Turkey Allows Women in Military to Wear Hijabs, in Cultural Shift

February 22, 2017

Women wearing head scarves by the Kuleli Military High School in Istanbul last year. Turkey’s army is lifting a ban on female officers’ wearing the Islamic head scarf. Credit Ozan Kose/Agence France-Presse — Getty Images

ISTANBUL — Women in the Turkish armed forces have been given the right to wear Islamic head scarves in a move that represents a significant cultural shift within an institution seen historically as the guardian of Turkey’s secular identity.

The military was one of the last Turkish institutions to forbid the wearing of the hijab.

Just 10 years ago, the military’s commanders briefly implied that they would intervene if a presidential candidate, whose wife wore a veil, became head of state. The candidate, Abdullah Gul, ultimately reached the presidency without obstruction. A decade before that, however, military intervention forced the resignation of an Islamist prime minister.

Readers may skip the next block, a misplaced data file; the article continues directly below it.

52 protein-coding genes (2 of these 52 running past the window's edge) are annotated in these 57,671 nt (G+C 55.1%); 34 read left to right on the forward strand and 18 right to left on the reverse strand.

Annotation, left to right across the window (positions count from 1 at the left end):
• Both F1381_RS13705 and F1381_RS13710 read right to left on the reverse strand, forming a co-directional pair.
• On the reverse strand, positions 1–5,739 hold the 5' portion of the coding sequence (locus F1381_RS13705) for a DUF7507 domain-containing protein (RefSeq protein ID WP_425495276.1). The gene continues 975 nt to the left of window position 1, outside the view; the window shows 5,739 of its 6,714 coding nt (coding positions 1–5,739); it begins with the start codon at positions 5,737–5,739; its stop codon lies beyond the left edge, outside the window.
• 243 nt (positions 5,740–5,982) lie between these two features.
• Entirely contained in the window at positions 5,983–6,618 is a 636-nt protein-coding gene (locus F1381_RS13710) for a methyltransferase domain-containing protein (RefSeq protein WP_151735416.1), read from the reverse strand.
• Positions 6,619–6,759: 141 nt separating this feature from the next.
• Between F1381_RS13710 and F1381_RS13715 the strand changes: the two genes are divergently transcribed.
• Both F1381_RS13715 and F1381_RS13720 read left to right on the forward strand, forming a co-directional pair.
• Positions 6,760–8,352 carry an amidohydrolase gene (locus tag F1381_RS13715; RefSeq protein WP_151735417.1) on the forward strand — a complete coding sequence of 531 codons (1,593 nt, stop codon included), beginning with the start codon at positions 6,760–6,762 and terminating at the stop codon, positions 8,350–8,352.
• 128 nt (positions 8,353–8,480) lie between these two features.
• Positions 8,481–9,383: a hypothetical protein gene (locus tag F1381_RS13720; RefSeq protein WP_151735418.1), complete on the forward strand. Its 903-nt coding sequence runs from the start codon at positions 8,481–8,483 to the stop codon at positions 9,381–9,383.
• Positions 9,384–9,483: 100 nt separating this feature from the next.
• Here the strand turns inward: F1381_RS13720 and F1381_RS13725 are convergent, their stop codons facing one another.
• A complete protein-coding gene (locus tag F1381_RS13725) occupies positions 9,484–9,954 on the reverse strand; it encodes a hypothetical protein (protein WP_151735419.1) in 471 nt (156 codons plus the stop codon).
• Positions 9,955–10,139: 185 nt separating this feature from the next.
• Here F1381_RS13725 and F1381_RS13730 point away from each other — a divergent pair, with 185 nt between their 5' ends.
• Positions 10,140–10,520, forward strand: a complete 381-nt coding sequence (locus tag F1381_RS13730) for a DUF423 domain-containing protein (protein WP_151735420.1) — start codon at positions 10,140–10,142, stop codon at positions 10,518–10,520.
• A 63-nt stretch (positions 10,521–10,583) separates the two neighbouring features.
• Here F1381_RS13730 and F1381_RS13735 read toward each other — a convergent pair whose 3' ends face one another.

The decision, made on Wednesday and announced by the Defense Ministry, highlights the transformation in the years since of both the military and society, where the head scarf has long been emblematic of the struggle between the country’s secular and religious factions.

Since 2002, the government of Recep Tayyip Erdogan has gradually opened the public sphere to veiled women — allowing the veil on university campuses in 2011 and in the civil service in 2013. The first veiled judge appeared in court in 2015, while veiled women were permitted to serve in the police force last August.